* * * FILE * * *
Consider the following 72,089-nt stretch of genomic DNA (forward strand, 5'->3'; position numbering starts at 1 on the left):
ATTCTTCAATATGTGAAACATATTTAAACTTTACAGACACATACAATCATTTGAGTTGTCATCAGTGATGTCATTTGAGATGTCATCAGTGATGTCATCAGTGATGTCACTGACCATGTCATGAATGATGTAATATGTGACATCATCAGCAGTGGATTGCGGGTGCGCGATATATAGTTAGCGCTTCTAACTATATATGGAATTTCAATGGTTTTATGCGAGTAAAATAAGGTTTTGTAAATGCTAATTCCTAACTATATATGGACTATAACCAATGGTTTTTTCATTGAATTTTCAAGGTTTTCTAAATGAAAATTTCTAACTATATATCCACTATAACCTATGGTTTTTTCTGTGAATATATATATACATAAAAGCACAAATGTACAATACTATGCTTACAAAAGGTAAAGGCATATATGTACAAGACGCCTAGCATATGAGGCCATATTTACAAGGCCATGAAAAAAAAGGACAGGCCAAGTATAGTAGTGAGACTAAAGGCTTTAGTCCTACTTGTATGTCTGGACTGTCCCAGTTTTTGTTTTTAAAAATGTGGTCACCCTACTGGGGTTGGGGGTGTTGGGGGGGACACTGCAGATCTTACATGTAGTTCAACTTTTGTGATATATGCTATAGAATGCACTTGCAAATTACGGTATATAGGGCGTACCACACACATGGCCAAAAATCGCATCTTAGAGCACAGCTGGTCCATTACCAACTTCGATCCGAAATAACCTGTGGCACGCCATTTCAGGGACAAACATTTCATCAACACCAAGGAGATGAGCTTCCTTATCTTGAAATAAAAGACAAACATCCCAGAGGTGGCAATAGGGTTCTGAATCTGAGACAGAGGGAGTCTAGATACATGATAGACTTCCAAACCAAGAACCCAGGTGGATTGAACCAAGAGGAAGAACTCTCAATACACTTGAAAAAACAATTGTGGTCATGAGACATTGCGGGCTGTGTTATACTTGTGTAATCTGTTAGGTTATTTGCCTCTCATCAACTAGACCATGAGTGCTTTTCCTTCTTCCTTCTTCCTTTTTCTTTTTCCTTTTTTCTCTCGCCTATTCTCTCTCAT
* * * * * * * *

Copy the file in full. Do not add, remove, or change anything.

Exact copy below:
Consider the following 72,089-nt stretch of genomic DNA (forward strand, 5'->3'; position numbering starts at 1 on the left):
ATTCTTCAATATGTGAAACATATTTAAACTTTACAGACACATACAATCATTTGAGTTGTCATCAGTGATGTCATTTGAGATGTCATCAGTGATGTCATCAGTGATGTCACTGACCATGTCATGAATGATGTAATATGTGACATCATCAGCAGTGGATTGCGGGTGCGCGATATATAGTTAGCGCTTCTAACTATATATGGAATTTCAATGGTTTTATGCGAGTAAAATAAGGTTTTGTAAATGCTAATTCCTAACTATATATGGACTATAACCAATGGTTTTTTCATTGAATTTTCAAGGTTTTCTAAATGAAAATTTCTAACTATATATCCACTATAACCTATGGTTTTTTCTGTGAATATATATATACATAAAAGCACAAATGTACAATACTATGCTTACAAAAGGTAAAGGCATATATGTACAAGACGCCTAGCATATGAGGCCATATTTACAAGGCCATGAAAAAAAAGGACAGGCCAAGTATAGTAGTGAGACTAAAGGCTTTAGTCCTACTTGTATGTCTGGACTGTCCCAGTTTTTGTTTTTAAAAATGTGGTCACCCTACTGGGGTTGGGGGTGTTGGGGGGGACACTGCAGATCTTACATGTAGTTCAACTTTTGTGATATATGCTATAGAATGCACTTGCAAATTACGGTATATAGGGCGTACCACACACATGGCCAAAAATCGCATCTTAGAGCACAGCTGGTCCATTACCAACTTCGATCCGAAATAACCTGTGGCACGCCATTTCAGGGACAAACATTTCATCAACACCAAGGAGATGAGCTTCCTTATCTTGAAATAAAAGACAAACATCCCAGAGGTGGCAATAGGGTTCTGAATCTGAGACAGAGGGAGTCTAGATACATGATAGACTTCCAAACCAAGAACCCAGGTGGATTGAACCAAGAGGAAGAACTCTCAATACACTTGAAAAAACAATTGTGGTCATGAGACATTGCGGGCTGTGTTATACTTGTGTAATCTGTTAGGTTATTTGCCTCTCATCAACTAGACCATGAGTGCTTTTCCTTCTTCCTTCTTCCTTTTTCTTTTTCCTTTTTTCTCTCGCCTATTCTCTCTCAT